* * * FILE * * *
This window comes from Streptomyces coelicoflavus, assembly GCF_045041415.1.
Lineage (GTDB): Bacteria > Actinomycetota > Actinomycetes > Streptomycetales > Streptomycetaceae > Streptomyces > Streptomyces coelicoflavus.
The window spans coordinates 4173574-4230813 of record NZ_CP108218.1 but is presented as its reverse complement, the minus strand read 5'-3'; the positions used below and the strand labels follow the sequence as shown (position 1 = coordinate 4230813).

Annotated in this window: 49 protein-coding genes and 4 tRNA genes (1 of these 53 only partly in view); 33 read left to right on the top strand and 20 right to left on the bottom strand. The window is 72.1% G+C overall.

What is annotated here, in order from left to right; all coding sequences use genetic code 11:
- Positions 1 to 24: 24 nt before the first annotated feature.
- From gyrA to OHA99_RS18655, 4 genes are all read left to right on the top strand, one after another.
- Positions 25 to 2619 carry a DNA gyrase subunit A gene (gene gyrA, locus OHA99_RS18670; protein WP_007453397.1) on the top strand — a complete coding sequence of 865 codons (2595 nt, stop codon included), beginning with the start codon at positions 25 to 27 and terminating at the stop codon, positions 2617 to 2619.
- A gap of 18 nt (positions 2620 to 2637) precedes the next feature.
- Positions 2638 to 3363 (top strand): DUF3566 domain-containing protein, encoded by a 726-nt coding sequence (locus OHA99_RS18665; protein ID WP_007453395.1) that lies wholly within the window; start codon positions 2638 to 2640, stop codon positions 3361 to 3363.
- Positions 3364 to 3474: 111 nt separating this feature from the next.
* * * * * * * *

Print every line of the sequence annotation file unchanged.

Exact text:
This window comes from Streptomyces coelicoflavus, assembly GCF_045041415.1.
Lineage (GTDB): Bacteria > Actinomycetota > Actinomycetes > Streptomycetales > Streptomycetaceae > Streptomyces > Streptomyces coelicoflavus.
The window spans coordinates 4173574-4230813 of record NZ_CP108218.1 but is presented as its reverse complement, the minus strand read 5'-3'; the positions used below and the strand labels follow the sequence as shown (position 1 = coordinate 4230813).

Annotated in this window: 49 protein-coding genes and 4 tRNA genes (1 of these 53 only partly in view); 33 read left to right on the top strand and 20 right to left on the bottom strand. The window is 72.1% G+C overall.

What is annotated here, in order from left to right; all coding sequences use genetic code 11:
- Positions 1 to 24: 24 nt before the first annotated feature.
- From gyrA to OHA99_RS18655, 4 genes are all read left to right on the top strand, one after another.
- Positions 25 to 2619 carry a DNA gyrase subunit A gene (gene gyrA, locus OHA99_RS18670; protein WP_007453397.1) on the top strand — a complete coding sequence of 865 codons (2595 nt, stop codon included), beginning with the start codon at positions 25 to 27 and terminating at the stop codon, positions 2617 to 2619.
- A gap of 18 nt (positions 2620 to 2637) precedes the next feature.
- Positions 2638 to 3363 (top strand): DUF3566 domain-containing protein, encoded by a 726-nt coding sequence (locus OHA99_RS18665; protein ID WP_007453395.1) that lies wholly within the window; start codon positions 2638 to 2640, stop codon positions 3361 to 3363.
- Positions 3364 to 3474: 111 nt separating this feature from the next.